One of the ways casinos attract guests is to open top-notch restaurants with well-respected chefs. Take the Borgata, home to restaurants by Bobby Flay and Wolfgang Puck, or Revel, where Jose Garces and Marc Forgione have opened eateries. Outside the casinos, Knife & Fork, which opened in 1912, remains a fine-dining staple. (In the early days, the restaurant was a private men’s club – women had to stay in a side room adjoining the main dining room.)

When you’re ready for some retro dancing, stop in at Boogie Nights at the Tropicana on a Thursday, Friday or Saturday night (it’s closed during the week). Call ahead and reserve a VIP booth, like the Love Shack or Swingers’ Circle. These decked-out private areas have dollar minimums but fit 10 to 30 people.

For a somewhat calmer evening, have a pint at Ra Ra Irish Pub or try karaoke at Planet Rose; both are inside The Quarter at the Tropicana.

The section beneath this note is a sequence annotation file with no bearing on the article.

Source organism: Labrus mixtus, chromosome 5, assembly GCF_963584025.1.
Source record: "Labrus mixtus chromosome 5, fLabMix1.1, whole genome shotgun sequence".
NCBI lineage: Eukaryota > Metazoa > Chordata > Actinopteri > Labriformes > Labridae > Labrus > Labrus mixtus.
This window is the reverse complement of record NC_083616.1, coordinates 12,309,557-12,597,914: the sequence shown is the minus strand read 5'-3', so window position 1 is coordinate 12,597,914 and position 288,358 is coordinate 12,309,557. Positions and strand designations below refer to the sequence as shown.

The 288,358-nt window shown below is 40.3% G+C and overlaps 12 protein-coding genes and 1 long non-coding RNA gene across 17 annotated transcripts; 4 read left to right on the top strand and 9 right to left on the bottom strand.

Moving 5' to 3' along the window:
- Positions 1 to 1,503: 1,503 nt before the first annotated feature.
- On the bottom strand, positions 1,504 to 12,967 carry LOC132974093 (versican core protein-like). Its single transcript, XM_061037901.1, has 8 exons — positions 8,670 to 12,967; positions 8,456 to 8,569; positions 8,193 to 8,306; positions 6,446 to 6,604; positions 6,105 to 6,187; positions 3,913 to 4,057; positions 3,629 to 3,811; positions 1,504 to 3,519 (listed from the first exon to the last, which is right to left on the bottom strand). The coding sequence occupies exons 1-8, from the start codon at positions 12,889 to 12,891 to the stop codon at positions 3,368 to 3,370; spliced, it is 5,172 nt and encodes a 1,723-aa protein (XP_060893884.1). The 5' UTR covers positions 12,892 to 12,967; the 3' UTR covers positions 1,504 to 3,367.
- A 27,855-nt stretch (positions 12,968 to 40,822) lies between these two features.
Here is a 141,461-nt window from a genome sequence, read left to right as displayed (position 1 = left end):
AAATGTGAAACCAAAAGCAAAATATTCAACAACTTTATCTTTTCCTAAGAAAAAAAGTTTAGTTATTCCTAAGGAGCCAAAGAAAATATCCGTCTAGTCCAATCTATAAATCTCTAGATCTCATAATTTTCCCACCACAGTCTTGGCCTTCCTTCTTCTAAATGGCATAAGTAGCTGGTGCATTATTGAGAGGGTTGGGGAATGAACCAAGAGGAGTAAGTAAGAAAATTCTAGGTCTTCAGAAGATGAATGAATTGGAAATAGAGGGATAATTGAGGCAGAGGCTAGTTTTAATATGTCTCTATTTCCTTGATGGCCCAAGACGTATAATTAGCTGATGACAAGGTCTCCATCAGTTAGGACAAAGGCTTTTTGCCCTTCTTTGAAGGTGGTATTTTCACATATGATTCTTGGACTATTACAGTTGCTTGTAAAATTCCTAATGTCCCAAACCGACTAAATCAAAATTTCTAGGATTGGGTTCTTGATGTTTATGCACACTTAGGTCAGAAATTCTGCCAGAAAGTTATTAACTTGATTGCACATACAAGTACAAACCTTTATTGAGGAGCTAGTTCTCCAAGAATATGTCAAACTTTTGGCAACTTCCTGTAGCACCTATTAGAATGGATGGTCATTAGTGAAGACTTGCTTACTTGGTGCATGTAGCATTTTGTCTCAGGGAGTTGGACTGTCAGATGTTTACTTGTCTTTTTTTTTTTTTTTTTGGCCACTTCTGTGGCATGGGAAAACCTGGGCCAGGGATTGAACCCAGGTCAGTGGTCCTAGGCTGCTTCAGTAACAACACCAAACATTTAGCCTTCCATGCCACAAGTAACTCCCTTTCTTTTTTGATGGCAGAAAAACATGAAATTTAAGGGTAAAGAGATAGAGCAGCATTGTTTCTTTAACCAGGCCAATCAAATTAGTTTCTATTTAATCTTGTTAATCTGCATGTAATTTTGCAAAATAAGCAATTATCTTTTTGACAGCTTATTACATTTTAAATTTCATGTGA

Don’t miss some super summer concerts: Boardwalk Hall will host Beyonce on July 26 and Journey and Rascal Flatts on August 4. Sting appears at the Borgata on June 14-15 and David Cassidy sings at The Tropicana on July 26. For a few laughs, head to the Borgata. Kevin James headlines there on July 13 and Jerry Seinfeld appears on July 20.

Day Tripping

The dock at Viking Village

Load the kids in the car for a mini-excursion just outside of your favorite beach town. For more than 50 years, Storybook Land in Egg Harbor Township has entertained kids of all ages – especially preschoolers. Guests can visit fairy tale characters’ miniature houses and hop on rides with a fairytale theme. Admission for adults and kids over 2 is $23.50, but on Tuesdays in the summer, tickets are 25 percent off. Don’t miss the pirate and princess adventure weekend on July 27 and 28.
Channel your inner Viking with an educational journey to Viking Village in Barnegat Light. The weekly tour (Fridays at 10 am) gives a fisherman’s view of the commercial seafood industry, including scalloping, gillnetting and long lining. Tours are geared more toward older kids and adults. Parking is free though not always easy to find during the busy season.